New Hope for SMEs
Tuesday, September 13, 2005
The Small Business Credit Guarantee Trust (SBCGT) is to be transformed into a finance institution that will provide financial services to Small and Medium Enterprises (SMEs).
As early as next year, the trust, which will also undergo a name change to be more reflective of its new role, will start lending money to SMEs.
The institution will lend out money to individuals and groups at market related interest rates to avoid market distortions.
As a micro lending institution, the new company’s core products would be credit guarantee facility, individual business loans, group business loans and group savings. It will guarantee loans to individual SMEs for commercial bank loans of between N$75 000 and N$250 000. It will also give individual business loans of two levels, namely Level 1 (from N$30 000 to N$50 000) and Level 2 from N$50 001 to N$75 000. (Note: Namibian $1 equals about US $0.15.)
The group-based loans will include two levels, with Level 1 loan starting from N$5 000 to N$15 000, while Level 2 loan will be N$5 001 up to N$30 000.
The group savings will be mandatory through the taking of weekly deposits.
The transformation of the trust comes after consultants carried out a review of its operations to establish the performance of the trust against its objectives and targets and determine options available for accessing by micro, small and medium enterprises in Namibia, on a basis that is both operational and sustainable.
Chief executive officer of the SCGTF, Onesmus Upindi told New Era on Friday that the trust would be transformed from a project into a sustainable financial institution that aims at serving the micro, small and medium enterprises.
Upindi said the new institution, whose name has already been reserved, should be able to sustain its activities both financially and operationally with minimum subsidies in terms of technical assistance for a period of less than two years.
The trust will however continue with the function it was created for – guaranteeing loans. Upindi said that the trust would continue facilitating access to credit for the target client through a guarantee facility arrangement with conventional lending institutions covering the whole of Namibia, but on terms that ensure proper management of portfolio performance, proper risk management and direct involvement of the trust.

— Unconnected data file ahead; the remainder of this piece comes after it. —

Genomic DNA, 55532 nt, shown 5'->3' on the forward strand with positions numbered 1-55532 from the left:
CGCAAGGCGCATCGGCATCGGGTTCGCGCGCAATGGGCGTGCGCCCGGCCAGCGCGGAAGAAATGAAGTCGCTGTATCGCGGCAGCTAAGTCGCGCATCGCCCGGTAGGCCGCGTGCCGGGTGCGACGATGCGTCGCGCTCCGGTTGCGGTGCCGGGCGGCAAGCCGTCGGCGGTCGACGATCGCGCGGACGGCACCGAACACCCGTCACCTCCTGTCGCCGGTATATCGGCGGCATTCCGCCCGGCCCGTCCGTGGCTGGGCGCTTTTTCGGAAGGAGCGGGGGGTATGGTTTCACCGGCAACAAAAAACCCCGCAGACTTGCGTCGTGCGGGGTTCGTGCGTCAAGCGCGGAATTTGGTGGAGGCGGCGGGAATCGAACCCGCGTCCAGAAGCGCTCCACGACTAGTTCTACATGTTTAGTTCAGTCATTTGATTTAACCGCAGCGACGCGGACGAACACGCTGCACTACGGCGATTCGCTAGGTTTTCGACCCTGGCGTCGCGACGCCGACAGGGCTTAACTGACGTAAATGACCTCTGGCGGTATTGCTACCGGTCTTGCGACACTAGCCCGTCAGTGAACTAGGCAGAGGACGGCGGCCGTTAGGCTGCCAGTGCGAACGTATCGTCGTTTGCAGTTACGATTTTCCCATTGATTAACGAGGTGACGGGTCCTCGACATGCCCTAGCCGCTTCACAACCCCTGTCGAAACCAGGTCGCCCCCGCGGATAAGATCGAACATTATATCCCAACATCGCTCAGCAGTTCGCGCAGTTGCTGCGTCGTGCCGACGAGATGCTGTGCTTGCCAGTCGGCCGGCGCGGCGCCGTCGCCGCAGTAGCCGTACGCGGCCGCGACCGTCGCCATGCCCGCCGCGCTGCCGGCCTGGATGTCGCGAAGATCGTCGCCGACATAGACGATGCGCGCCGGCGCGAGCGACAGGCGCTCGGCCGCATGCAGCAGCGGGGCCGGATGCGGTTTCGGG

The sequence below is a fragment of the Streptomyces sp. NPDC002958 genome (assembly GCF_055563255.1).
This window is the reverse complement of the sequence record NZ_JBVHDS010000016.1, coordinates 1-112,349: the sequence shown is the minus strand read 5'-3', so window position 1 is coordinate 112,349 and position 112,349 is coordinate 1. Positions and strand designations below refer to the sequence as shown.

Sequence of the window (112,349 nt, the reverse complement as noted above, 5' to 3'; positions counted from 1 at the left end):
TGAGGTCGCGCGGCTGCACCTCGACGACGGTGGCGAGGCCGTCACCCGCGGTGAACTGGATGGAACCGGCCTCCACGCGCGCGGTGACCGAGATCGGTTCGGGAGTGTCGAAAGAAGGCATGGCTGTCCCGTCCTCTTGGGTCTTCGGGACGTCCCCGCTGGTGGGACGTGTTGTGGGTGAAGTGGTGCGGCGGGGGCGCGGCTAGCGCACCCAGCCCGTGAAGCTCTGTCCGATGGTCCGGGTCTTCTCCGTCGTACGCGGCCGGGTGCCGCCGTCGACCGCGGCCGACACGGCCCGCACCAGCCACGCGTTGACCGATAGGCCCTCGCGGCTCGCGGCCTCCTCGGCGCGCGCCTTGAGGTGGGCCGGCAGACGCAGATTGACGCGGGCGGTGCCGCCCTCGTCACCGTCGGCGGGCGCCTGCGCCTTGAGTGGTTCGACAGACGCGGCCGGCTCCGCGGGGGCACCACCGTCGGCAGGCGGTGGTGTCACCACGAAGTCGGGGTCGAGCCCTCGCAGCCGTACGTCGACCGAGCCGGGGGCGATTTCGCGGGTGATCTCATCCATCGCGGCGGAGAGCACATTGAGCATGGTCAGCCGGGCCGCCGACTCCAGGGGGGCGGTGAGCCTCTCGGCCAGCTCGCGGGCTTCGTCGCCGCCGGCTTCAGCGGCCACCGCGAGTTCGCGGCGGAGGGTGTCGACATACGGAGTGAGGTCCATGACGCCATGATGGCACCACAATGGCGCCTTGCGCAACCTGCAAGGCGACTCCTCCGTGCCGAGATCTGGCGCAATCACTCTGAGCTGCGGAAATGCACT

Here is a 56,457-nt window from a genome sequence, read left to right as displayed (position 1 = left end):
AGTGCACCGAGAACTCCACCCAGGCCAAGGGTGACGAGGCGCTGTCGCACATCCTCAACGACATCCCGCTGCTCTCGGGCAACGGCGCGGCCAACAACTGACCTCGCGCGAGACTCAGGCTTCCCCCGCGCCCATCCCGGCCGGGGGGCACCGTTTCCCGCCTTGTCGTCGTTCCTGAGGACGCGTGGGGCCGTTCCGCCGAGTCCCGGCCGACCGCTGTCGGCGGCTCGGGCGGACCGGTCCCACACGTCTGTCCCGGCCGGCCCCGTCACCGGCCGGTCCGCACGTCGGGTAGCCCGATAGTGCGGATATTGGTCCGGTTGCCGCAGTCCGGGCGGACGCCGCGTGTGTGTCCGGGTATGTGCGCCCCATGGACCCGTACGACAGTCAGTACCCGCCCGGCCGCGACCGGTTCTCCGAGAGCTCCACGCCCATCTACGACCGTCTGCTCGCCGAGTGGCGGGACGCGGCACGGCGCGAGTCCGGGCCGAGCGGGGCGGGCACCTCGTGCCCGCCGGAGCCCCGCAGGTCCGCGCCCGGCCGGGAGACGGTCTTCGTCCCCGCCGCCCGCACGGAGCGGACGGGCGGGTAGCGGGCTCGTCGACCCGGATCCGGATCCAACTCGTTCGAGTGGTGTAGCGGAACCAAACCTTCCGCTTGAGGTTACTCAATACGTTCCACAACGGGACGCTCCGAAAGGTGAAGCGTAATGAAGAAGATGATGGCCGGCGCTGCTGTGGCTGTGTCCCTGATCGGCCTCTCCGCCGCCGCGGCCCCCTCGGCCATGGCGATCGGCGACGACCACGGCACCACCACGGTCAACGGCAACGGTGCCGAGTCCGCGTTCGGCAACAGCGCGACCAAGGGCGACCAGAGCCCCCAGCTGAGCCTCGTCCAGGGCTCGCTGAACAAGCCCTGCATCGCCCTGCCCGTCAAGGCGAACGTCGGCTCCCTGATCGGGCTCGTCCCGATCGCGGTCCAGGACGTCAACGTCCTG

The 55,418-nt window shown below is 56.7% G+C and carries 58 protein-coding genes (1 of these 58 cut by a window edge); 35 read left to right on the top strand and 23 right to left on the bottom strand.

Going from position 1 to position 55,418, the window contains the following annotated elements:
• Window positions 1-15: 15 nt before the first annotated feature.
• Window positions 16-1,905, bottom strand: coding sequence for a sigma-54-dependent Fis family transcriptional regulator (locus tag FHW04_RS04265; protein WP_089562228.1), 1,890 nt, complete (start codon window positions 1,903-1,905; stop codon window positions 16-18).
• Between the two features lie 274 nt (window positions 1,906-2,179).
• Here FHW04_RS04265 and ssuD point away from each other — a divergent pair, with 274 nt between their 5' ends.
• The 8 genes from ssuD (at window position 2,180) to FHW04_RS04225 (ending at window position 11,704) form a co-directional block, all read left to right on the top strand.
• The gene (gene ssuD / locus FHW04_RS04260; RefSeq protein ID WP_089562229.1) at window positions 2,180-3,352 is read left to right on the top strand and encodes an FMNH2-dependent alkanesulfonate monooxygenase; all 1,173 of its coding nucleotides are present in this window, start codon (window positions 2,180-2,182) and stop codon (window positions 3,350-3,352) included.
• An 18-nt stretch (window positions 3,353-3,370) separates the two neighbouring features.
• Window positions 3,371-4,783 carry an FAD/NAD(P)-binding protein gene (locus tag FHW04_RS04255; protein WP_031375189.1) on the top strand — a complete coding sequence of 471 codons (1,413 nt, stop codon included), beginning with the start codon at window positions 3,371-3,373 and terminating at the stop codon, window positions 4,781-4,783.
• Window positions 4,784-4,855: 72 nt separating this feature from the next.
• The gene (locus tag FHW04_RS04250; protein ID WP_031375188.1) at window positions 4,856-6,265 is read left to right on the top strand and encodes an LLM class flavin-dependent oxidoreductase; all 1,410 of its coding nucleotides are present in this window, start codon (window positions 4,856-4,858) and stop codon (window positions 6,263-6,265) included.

The objectives of the transformation are to promote economic diversification through the inclusion into the scheme of small-holder farmers who are in need of capital to expand their activities; to provide support to those who want to venture into non traditional activities and services such as aquaculture and tourism; to reduce current dependency of the trust on government and also to create an appropriate institutional legal form that will serve as a suitable financial intermediary for SMEs, through which the private sector, donors and other social partners can continue to play a supporting role to SMEs.
This will come as a relief to SMEs, which especially face difficulties in accessing credit from the country’s finance institutions due to the risk that is associated with starting up enterprises.
In most cases, said Upindi, all emerging SMEs have a business plan with projections.
In this, the trust has identified a gap in the financial market in that commercial banks are not prepared to give smaller loans.
Although the new financial institution will also get collateral from its clients, Upindi said the trust has structured it in such a way that it does not put more pressure on businesses. For group lending, the institution will get group collateral. Upindi said the trust is also looking at borrowers keeping cash savings, for example amounting to 30 percent of the money they intend to borrow in case of defaults.
It will also look into using one’s household goods as collateral.
The trust will identify a number of potential social investors who buy into the idea of seeing SMEs succeed and contribute to poverty reduction. The trust CEO also said there would be talks with some commercial banks who want to outsource the lending function so they can concentrate on their core business.
The new company will need to mobilise financial resources to operate, which initially may be sourced from the government in the form of a loan, grant or guarantee before it can talk to investors.
“Outsiders want to see government commitment and tangible results before they can get involved,” he added.
Before coming in, Upindi noted that investors would send in a rating mission to check the institution’s repayment, management, governance, skills of workers, as well as its relationship with the State.
The origins of the SBCGT date back to a Cabinet decision of 1997, which aimed at increasing the rate of growth of existing small businesses to enable them to employ additional labour and help the self-employed to develop into businesses that will employ others.